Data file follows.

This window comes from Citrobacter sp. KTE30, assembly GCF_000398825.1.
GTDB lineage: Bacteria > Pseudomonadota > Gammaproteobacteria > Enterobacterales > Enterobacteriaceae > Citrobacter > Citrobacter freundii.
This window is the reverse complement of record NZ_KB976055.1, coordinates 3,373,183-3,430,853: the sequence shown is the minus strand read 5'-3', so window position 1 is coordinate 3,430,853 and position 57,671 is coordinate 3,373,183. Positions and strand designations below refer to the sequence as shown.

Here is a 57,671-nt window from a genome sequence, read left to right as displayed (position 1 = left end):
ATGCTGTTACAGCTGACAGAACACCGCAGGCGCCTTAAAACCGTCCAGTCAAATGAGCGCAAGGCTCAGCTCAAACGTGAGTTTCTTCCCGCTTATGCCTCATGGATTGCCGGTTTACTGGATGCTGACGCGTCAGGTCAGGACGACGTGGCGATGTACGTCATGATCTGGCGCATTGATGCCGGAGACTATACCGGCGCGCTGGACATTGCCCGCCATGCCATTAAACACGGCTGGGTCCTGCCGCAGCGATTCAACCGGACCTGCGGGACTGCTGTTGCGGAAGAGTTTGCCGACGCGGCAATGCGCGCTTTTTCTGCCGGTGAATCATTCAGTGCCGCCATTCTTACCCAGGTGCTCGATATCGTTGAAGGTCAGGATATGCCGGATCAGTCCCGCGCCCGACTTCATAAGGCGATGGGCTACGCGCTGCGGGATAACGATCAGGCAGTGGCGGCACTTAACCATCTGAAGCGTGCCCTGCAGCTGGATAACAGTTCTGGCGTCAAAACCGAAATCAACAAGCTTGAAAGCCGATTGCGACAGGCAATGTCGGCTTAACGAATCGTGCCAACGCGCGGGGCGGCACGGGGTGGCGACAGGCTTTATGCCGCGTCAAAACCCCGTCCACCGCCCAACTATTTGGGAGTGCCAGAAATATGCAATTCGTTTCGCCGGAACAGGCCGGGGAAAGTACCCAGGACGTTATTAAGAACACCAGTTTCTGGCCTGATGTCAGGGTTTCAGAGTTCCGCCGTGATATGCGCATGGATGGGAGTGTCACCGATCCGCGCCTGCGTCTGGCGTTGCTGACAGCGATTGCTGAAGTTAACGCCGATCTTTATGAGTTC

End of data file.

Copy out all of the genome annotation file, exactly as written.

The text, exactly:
This window comes from Citrobacter sp. KTE30, assembly GCF_000398825.1.
GTDB lineage: Bacteria > Pseudomonadota > Gammaproteobacteria > Enterobacterales > Enterobacteriaceae > Citrobacter > Citrobacter freundii.
This window is the reverse complement of record NZ_KB976055.1, coordinates 3,373,183-3,430,853: the sequence shown is the minus strand read 5'-3', so window position 1 is coordinate 3,430,853 and position 57,671 is coordinate 3,373,183. Positions and strand designations below refer to the sequence as shown.

Here is a 57,671-nt window from a genome sequence, read left to right as displayed (position 1 = left end):
ATGCTGTTACAGCTGACAGAACACCGCAGGCGCCTTAAAACCGTCCAGTCAAATGAGCGCAAGGCTCAGCTCAAACGTGAGTTTCTTCCCGCTTATGCCTCATGGATTGCCGGTTTACTGGATGCTGACGCGTCAGGTCAGGACGACGTGGCGATGTACGTCATGATCTGGCGCATTGATGCCGGAGACTATACCGGCGCGCTGGACATTGCCCGCCATGCCATTAAACACGGCTGGGTCCTGCCGCAGCGATTCAACCGGACCTGCGGGACTGCTGTTGCGGAAGAGTTTGCCGACGCGGCAATGCGCGCTTTTTCTGCCGGTGAATCATTCAGTGCCGCCATTCTTACCCAGGTGCTCGATATCGTTGAAGGTCAGGATATGCCGGATCAGTCCCGCGCCCGACTTCATAAGGCGATGGGCTACGCGCTGCGGGATAACGATCAGGCAGTGGCGGCACTTAACCATCTGAAGCGTGCCCTGCAGCTGGATAACAGTTCTGGCGTCAAAACCGAAATCAACAAGCTTGAAAGCCGATTGCGACAGGCAATGTCGGCTTAACGAATCGTGCCAACGCGCGGGGCGGCACGGGGTGGCGACAGGCTTTATGCCGCGTCAAAACCCCGTCCACCGCCCAACTATTTGGGAGTGCCAGAAATATGCAATTCGTTTCGCCGGAACAGGCCGGGGAAAGTACCCAGGACGTTATTAAGAACACCAGTTTCTGGCCTGATGTCAGGGTTTCAGAGTTCCGCCGTGATATGCGCATGGATGGGAGTGTCACCGATCCGCGCCTGCGTCTGGCGTTGCTGACAGCGATTGCTGAAGTTAACGCCGATCTTTATGAGTTC